Revitalizing Arts Education Provokes Distress Signals from the Classroom

by Janet Eilber

July 30, 2007

Good news can pose a fresh challenge, as a current example in arts education demonstrates.

The curricula, courses, institutes and workshops that Dana funds are for in-school arts specialists (school staff who teach the performing arts as their primary area of instruction) and professional performing artists who teach in the public schools. These arts educators learn to facilitate their teaching of the arts to pre-K through 12th-grade students in public schools or schoollike settings.

We receive more worthy requests that fit this specific description than we can fund, and as we review proposals, we often spot new trends through the needs described by our diverse applicants. In the most recent round of granting, it was the high number of proposals that did not fit this description that was troubling.

These were applications that requested funds to instruct not artist-teachers, but classroom teachers. They represent a distress signal coming from teachers and schools across the country.

The need for training in the arts for classroom teachers is a looming issue that has been spurred by good news: Advocates for arts education have been getting their message across. There is growing interest on the part of parents and school boards to include the arts in the curriculum.

New national, state and local arts education standards are emerging. A growing number of states now require arts credits for a high school diploma. The No Child Left Behind Act, though much criticized, does insist that the arts be part of the K-12 core curriculum. [The issue of funding and measuring that requirement is another matter. Check out one teacher’s opinion of measurement in “Bubble Music.” (Teacher Magazine, registration required) ]

The New York Times article “Bloomberg Announces Plan to Shore Up Arts in Schools” captures this dynamic. It reports that the New York City Department of Education “will require all schools to maintain arts programs” (emphasis mine). Each school’s principal will be held accountable at his or her performance review; pay bonuses could be affected.

Arts advocates are encouraged but are “taking a wait and see approach.” The article doesn’t mention what the principals think.

Schools and teachers are scrambling to meet these new requirements. Too many teachers and administrators in the schools, and others in the pipeline—the schools of education across the country—have not been trained to meet the new arts requirements. In fact, for many of them, arts education was not even part of their own K-12 education.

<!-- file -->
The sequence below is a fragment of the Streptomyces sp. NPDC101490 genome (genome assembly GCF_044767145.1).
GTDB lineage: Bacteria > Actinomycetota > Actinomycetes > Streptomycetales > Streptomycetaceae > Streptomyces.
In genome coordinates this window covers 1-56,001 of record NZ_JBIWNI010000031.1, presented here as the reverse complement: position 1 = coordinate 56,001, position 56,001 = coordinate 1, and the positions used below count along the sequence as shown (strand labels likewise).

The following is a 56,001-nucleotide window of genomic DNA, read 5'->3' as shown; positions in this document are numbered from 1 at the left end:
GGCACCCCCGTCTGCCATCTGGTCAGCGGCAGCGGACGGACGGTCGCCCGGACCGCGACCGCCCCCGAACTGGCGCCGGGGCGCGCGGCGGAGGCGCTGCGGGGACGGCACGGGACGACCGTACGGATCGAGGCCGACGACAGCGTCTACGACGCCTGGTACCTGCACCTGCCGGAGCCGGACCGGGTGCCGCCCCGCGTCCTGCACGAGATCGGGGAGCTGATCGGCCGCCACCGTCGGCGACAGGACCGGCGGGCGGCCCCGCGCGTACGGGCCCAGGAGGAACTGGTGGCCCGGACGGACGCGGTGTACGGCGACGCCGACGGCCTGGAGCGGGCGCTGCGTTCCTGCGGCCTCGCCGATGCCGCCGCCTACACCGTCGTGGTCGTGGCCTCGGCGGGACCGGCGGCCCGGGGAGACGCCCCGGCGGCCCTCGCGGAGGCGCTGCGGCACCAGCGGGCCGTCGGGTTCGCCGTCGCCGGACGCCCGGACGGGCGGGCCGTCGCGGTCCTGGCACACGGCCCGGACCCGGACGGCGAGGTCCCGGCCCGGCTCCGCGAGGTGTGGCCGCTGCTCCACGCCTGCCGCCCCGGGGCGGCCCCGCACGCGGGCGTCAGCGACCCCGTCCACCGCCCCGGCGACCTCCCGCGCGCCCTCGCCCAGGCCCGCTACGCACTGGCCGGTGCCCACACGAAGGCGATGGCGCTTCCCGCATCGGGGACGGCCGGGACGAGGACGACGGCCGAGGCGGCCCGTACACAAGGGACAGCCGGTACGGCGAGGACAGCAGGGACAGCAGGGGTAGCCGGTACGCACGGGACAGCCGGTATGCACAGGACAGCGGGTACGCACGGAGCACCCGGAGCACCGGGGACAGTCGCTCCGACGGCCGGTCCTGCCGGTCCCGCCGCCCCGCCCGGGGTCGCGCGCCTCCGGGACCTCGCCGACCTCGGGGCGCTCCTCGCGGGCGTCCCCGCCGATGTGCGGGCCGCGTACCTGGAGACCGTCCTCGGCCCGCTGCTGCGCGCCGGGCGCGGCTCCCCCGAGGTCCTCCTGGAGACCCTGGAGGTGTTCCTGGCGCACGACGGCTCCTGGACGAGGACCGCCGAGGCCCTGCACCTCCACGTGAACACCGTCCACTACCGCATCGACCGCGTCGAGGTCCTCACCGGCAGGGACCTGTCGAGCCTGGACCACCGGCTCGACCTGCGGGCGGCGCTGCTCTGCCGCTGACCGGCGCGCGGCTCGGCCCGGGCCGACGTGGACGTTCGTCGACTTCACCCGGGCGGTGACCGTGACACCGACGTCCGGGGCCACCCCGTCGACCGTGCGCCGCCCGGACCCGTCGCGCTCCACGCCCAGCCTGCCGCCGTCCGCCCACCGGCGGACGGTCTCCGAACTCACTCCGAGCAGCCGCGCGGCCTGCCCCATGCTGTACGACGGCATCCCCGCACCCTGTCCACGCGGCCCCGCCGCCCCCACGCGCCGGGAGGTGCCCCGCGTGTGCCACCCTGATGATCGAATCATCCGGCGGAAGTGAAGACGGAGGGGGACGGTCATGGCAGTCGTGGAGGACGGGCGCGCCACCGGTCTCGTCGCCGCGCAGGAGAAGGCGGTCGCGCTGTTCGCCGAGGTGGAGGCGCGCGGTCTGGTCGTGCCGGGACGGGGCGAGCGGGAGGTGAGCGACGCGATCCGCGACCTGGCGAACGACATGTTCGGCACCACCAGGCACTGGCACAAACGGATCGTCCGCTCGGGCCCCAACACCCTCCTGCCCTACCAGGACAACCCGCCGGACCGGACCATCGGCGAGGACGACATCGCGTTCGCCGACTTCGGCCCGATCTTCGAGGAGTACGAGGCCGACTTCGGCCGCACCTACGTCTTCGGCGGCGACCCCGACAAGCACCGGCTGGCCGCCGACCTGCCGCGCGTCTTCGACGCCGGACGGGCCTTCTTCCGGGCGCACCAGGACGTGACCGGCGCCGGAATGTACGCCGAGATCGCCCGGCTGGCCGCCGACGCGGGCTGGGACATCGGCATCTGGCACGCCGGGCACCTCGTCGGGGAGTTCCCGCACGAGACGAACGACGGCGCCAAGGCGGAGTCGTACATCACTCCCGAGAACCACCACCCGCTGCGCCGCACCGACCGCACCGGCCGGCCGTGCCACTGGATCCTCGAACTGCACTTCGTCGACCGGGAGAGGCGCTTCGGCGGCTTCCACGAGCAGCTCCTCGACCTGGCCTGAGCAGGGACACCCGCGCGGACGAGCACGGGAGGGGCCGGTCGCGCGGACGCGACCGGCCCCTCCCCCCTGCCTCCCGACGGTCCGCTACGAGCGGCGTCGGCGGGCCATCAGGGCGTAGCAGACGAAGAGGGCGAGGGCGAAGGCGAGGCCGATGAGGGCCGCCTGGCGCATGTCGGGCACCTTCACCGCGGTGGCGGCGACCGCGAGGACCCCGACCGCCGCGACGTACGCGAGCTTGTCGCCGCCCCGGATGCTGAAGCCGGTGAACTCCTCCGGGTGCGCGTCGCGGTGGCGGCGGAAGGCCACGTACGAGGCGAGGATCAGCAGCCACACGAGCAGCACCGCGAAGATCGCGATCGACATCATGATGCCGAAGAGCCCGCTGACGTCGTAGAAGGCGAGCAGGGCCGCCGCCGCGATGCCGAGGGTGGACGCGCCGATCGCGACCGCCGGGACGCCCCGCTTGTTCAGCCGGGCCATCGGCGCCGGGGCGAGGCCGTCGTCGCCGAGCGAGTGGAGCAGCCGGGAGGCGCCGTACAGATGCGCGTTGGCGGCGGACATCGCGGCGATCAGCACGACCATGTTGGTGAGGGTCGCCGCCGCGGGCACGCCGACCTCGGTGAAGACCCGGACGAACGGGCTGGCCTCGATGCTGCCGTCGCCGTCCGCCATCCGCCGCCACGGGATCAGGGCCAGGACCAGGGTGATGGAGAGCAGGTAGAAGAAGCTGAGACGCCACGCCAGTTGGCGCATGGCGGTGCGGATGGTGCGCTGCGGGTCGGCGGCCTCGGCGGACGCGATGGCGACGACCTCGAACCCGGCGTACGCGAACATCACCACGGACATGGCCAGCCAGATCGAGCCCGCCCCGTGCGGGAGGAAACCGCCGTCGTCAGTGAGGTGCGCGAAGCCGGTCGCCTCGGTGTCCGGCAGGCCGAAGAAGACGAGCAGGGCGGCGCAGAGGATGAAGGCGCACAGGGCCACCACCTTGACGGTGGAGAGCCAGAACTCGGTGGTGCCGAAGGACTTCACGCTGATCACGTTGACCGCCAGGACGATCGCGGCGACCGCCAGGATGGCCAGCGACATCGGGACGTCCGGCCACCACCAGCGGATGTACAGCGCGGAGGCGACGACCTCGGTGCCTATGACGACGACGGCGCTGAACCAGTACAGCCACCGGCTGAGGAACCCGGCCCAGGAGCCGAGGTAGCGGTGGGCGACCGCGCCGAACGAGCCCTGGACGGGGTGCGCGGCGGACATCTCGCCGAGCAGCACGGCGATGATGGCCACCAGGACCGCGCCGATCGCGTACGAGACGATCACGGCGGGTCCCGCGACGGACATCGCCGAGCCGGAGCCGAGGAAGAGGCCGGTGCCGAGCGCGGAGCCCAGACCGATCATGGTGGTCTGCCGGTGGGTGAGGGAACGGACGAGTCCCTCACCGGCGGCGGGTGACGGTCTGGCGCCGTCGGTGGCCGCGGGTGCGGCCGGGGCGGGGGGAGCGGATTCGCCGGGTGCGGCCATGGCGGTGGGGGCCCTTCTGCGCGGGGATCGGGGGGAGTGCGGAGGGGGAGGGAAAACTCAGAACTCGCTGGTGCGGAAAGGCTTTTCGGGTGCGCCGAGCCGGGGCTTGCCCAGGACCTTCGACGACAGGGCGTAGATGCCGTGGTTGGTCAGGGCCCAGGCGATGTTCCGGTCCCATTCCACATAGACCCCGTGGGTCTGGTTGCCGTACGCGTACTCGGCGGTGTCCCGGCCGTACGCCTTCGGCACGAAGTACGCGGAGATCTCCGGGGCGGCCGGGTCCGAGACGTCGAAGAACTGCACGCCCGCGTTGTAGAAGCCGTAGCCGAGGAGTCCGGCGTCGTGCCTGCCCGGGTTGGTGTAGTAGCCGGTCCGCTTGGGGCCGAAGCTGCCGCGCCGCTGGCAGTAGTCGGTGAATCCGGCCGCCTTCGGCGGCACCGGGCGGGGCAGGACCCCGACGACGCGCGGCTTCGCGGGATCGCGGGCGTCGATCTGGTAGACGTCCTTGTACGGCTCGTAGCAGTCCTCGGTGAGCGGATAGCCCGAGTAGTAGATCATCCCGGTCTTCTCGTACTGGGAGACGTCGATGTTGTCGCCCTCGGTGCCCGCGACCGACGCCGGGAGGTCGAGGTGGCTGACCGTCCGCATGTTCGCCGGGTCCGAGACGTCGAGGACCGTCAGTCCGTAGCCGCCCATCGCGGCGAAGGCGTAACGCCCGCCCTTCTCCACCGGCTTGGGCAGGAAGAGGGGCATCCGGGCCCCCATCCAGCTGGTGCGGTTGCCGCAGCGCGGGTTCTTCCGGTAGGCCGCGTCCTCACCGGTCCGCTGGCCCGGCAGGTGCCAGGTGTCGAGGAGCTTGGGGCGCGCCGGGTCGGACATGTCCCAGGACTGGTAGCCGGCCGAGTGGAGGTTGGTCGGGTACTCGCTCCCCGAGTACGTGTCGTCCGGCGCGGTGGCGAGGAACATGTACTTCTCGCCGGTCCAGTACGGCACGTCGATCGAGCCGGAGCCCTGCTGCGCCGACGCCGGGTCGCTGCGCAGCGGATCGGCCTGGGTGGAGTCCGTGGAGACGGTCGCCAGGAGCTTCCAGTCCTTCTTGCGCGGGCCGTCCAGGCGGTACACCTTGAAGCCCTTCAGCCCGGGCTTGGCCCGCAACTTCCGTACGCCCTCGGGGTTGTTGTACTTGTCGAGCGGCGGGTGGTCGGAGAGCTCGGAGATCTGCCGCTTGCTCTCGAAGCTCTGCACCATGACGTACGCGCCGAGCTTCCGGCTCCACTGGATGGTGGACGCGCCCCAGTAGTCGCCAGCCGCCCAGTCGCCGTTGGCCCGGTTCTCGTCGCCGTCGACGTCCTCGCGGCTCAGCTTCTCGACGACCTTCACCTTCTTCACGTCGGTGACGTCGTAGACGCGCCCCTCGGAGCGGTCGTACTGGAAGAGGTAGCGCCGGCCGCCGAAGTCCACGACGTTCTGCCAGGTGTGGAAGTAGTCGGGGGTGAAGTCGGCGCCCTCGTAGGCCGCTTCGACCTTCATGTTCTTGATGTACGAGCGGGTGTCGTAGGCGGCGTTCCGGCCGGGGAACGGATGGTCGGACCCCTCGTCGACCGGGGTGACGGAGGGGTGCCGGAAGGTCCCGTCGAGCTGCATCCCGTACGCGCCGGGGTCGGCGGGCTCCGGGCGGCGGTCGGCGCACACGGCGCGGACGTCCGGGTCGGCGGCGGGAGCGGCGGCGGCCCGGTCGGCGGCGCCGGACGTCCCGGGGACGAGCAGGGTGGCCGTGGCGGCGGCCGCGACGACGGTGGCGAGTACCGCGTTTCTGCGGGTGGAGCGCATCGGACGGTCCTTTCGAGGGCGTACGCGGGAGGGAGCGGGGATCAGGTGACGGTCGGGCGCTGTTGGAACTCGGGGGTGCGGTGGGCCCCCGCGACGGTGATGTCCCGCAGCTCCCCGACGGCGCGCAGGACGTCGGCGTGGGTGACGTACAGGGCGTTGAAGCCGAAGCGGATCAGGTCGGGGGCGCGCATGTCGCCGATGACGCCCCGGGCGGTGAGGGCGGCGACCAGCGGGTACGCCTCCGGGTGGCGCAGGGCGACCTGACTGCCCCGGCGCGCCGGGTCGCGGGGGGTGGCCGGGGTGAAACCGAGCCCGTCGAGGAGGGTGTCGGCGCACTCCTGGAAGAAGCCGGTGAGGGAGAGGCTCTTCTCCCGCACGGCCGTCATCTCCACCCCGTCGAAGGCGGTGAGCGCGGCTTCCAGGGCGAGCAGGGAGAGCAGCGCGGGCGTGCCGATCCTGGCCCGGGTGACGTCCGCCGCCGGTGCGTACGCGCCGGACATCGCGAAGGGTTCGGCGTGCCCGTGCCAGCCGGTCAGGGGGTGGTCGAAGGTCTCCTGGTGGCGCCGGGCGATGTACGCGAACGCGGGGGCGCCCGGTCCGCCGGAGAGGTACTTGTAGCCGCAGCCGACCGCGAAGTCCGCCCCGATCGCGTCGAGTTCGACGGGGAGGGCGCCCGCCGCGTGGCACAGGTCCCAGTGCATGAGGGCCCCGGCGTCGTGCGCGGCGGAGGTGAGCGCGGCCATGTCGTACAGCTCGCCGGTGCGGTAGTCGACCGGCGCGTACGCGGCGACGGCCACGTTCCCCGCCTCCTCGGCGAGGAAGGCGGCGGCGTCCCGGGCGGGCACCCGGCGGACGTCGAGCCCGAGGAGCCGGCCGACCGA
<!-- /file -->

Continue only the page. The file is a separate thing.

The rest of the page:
The answer cannot be to slow down the return of the arts to the schools until teacher training can catch up. The SOS from schools and teachers is actually a sign of hope for arts education. The systems and organizations they are turning to for rescue need to ramp up their response.

There are some great models out there:
• Dana will release a publication in the fall with best practices in arts teacher training coming out of higher education.
• The Ford Foundation is supporting a large effort to re-envision urban schools, in part by integrating the arts into classroom instruction.
• Arts organizations such as the Kennedy Center, Lincoln Center Institute and Young Audiences have developed arts resources for classroom teachers that they distribute nationally, with onsite instruction for teachers.
• The National Endowment for the Arts has given substantial support to expand and replicate exemplary model programs in professional development in the arts for classroom teachers nationwide. The Chairman of the Endowment, Dana Gioia, is responsible for a major shift of public focus and funds towards arts education. His speech “The Impoverishment of American Culture,” reprinted in condensed form in the Wall Street Journal, is a clarion call for a new emphasis on arts education.
• For an example of the myriad of local efforts available, check out this arts training course for classroom teachers hosted by the Rock and Roll Hall of Fame and Museum.

Public and private funders, large and small arts organizations, all divisions of higher education (both schools of the arts and schools of education)—and did I mention funders?—can and must do more, and soon. Arts advocates and policy makers can’t insist that schools and teachers jump in with both feet and then stand back and say, “Sink or swim.” We need to offer a quick and strong response. We’ve come too far to let success defeat us now.

Janet Eilber, artistic director of the Martha Graham Center of Contemporary Dance, serves as advisor for Arts Education in the News.